4. Lack of Communication

Too often business intelligence projects start off strong. Requirements are gathered, discussions with business users are held and then IT goes off into their private corner to design and build a solution. They may be working hard and making progress, but the business is left in the dark. Regular communication with the core team, including in-person meetings, frequent demos and status reports are vital. When IT and the business users communicate regularly about the progress, adjustments can be made which improve the outcome.  BI is a business initiative and technology is the enabler.  It is not a technical project that should be foisted on the business.  Our experience has proven to us that collaboration and communication is the most essential ingredient in a successful BI program.

5. Not Providing Education and Documentation

Although many BI visual interfaces are built to be intuitive and use features users are already familiar with, training is absolutely necessary. At a minimum, the staff need to know what data is available and how it is organized. They also need to know how the data and the analysis applies to their day-to-day work. Staff members also must be provided with technical training on how to use the tool. Just like any software or technology, ongoing training is needed to provide continuity in the association as people move to new positions or are new to the association.
Documentation should also be provided. First, documentation about the published dashboards should be created. This includes topics like the name, location, business description and the business owner. Documentation about the data is also important. This includes the business name for each attribute and measure, business description, and the calculations used to create the measures. Develop documentation as you go. If you leave it until the end of the project, it has a way of falling to the wayside as deadlines near.

6. Not Providing Support after Development

Everyone is clamoring for more self-service. This term means different things to different people, but in the BI world this often means that the business users can go get the information they need without asking technical staff for help. This could involve the ability to drill-down for more details and/or change the filters or even create new visualizations. However, self-service does not mean that once the datamart is built and the BI tool is installed, IT is finished. IT must continue to be involved to ensure that the offerings continue to meet the needs of the business. Often, more data can be brought in and more analysis can be performed after the initial offering is a success. The needs of the association will evolve and the BI solution must also evolve.

7. Not Measuring Results

After the investment of time and energy to create a BI environment, sometimes organizations neglect to track the results. What you want to determine is if the initial business questions have been answered and if the business situation is improving. For example, if your initial business question was “How can I increase my membership retention?”, then evaluate if the BI solution added value by determining the improvement in the retention rate after BI enabled you to identify and connect with “at-risk” members. It is essential to track successes by quantifying and documenting when BI has resulted in an improvement in a key result or key performance indicator (KPI). This should be shared on a regular basis during staff meetings. Success stories justify the original investment and support future phases.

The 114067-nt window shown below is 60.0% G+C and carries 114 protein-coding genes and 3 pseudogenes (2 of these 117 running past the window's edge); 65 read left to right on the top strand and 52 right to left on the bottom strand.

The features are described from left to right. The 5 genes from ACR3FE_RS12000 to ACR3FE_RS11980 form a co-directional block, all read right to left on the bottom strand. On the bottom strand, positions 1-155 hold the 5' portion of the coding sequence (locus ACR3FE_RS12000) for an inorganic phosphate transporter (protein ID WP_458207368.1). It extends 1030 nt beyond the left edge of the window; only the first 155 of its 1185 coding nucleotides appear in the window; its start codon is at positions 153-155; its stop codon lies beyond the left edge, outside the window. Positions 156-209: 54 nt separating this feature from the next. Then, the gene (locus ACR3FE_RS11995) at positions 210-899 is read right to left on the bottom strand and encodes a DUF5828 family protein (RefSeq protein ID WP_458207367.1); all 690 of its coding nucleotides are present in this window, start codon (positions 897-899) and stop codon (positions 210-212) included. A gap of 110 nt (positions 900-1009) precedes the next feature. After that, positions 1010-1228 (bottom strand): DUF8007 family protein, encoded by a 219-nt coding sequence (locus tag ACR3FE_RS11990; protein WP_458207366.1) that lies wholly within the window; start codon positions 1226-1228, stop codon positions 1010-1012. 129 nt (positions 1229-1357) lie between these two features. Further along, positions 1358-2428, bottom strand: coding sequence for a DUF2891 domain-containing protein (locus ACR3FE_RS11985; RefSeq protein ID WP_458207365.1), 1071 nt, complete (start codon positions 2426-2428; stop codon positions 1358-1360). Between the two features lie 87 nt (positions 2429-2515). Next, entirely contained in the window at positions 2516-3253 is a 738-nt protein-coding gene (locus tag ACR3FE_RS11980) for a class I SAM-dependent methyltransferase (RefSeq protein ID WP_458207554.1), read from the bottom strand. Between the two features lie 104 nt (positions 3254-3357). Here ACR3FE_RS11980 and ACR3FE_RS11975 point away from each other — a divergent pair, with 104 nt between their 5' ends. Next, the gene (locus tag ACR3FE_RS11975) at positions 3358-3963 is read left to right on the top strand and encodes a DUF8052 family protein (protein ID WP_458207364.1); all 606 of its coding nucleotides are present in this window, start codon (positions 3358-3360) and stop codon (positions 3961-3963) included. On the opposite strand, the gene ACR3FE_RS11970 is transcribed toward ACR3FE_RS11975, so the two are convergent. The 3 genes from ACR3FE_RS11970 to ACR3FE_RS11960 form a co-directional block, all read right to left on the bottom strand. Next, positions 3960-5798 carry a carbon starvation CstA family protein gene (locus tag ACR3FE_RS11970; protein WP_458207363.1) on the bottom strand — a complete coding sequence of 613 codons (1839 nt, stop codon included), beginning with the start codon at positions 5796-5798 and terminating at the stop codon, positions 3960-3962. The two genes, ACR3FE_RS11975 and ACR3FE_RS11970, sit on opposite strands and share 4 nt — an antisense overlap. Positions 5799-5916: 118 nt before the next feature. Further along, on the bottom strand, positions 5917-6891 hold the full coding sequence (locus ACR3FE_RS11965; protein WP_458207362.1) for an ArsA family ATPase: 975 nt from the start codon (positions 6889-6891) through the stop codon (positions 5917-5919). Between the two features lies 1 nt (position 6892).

If you’ve made these mistakes before or see them happening now in your association, you are in good company. Some of these mistakes have been made by the best run and smartest companies in the world. The great news for associations and  nonprofits is that because we know what these common mistakes are, we can take deliberate measures to avoid them.
“A smart man makes a mistake, learns from it, and never makes that mistake again. But a wise man finds a smart man and learns from him how to avoid the mistake altogether.” –Roy H. Williams

Data Discovery – a “Bicycle for the Mind”

Steve Jobs said that computers are like a “bicycle for the mind” allowing us to go further faster with less effort.  Within the field of business intelligence, I believe data discovery should be the same, amplifying our intelligence and creativity, allowing us to see patterns and insights which we can use to create the future of our organizations.

Data Visualization is Key

A key feature of data discovery is the ability to present data visually in order to quickly convey the information to our brains.  The goal is to stimulate our minds and then to allow us to interact and have a direct “conversation” with the data.  We “ask” follow-on questions by clicking through and moving elements on the screen, “re-presenting” the data many ways.
We are inspired when we see data visually and notice how it changes based upon the questions we ask.  We can see the power as we interact with the data and the analysis process becomes a natural extension of the activity of thought, enabling us to drill down, drill up, filter, bring in more data sources, or create multiple visual interpretations.  Interactivity supports visual thinking.  We can work with the data visually at the speed of thought, rather than writing queries to the databases.  We can learn and reach insights faster.  When we interact with the data visually, we are participating in the data discovery process and data becomes our partner in gleaning the information that becomes business intelligence.